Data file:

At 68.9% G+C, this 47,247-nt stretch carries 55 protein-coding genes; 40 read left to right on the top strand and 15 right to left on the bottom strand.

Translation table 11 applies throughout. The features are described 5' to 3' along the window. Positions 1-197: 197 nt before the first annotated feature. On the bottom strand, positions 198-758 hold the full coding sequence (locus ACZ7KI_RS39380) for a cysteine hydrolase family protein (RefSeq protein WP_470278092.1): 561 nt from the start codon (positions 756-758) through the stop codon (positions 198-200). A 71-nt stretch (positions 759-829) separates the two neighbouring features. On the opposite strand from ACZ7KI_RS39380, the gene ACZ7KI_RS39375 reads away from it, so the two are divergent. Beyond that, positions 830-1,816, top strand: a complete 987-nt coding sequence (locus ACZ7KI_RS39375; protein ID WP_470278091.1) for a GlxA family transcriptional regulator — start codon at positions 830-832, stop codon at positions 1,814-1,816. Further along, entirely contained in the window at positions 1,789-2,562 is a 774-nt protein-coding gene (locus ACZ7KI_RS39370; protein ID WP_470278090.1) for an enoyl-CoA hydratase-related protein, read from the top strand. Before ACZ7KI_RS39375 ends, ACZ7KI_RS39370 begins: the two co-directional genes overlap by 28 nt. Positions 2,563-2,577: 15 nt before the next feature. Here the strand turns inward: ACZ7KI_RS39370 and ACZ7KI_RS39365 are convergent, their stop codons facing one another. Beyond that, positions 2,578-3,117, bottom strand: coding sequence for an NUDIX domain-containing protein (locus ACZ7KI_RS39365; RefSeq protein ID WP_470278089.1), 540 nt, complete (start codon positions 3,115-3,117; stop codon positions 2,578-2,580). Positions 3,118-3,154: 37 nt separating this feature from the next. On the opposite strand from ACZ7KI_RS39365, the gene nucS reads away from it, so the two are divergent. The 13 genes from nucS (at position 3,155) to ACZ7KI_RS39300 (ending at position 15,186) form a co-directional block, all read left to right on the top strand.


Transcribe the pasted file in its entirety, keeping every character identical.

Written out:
At 68.9% G+C, this 47,247-nt stretch carries 55 protein-coding genes; 40 read left to right on the top strand and 15 right to left on the bottom strand.

Translation table 11 applies throughout. The features are described 5' to 3' along the window. Positions 1-197: 197 nt before the first annotated feature. On the bottom strand, positions 198-758 hold the full coding sequence (locus ACZ7KI_RS39380) for a cysteine hydrolase family protein (RefSeq protein WP_470278092.1): 561 nt from the start codon (positions 756-758) through the stop codon (positions 198-200). A 71-nt stretch (positions 759-829) separates the two neighbouring features. On the opposite strand from ACZ7KI_RS39380, the gene ACZ7KI_RS39375 reads away from it, so the two are divergent. Beyond that, positions 830-1,816, top strand: a complete 987-nt coding sequence (locus ACZ7KI_RS39375; protein ID WP_470278091.1) for a GlxA family transcriptional regulator — start codon at positions 830-832, stop codon at positions 1,814-1,816. Further along, entirely contained in the window at positions 1,789-2,562 is a 774-nt protein-coding gene (locus ACZ7KI_RS39370; protein ID WP_470278090.1) for an enoyl-CoA hydratase-related protein, read from the top strand. Before ACZ7KI_RS39375 ends, ACZ7KI_RS39370 begins: the two co-directional genes overlap by 28 nt. Positions 2,563-2,577: 15 nt before the next feature. Here the strand turns inward: ACZ7KI_RS39370 and ACZ7KI_RS39365 are convergent, their stop codons facing one another. Beyond that, positions 2,578-3,117, bottom strand: coding sequence for an NUDIX domain-containing protein (locus ACZ7KI_RS39365; RefSeq protein ID WP_470278089.1), 540 nt, complete (start codon positions 3,115-3,117; stop codon positions 2,578-2,580). Positions 3,118-3,154: 37 nt separating this feature from the next. On the opposite strand from ACZ7KI_RS39365, the gene nucS reads away from it, so the two are divergent. The 13 genes from nucS (at position 3,155) to ACZ7KI_RS39300 (ending at position 15,186) form a co-directional block, all read left to right on the top strand.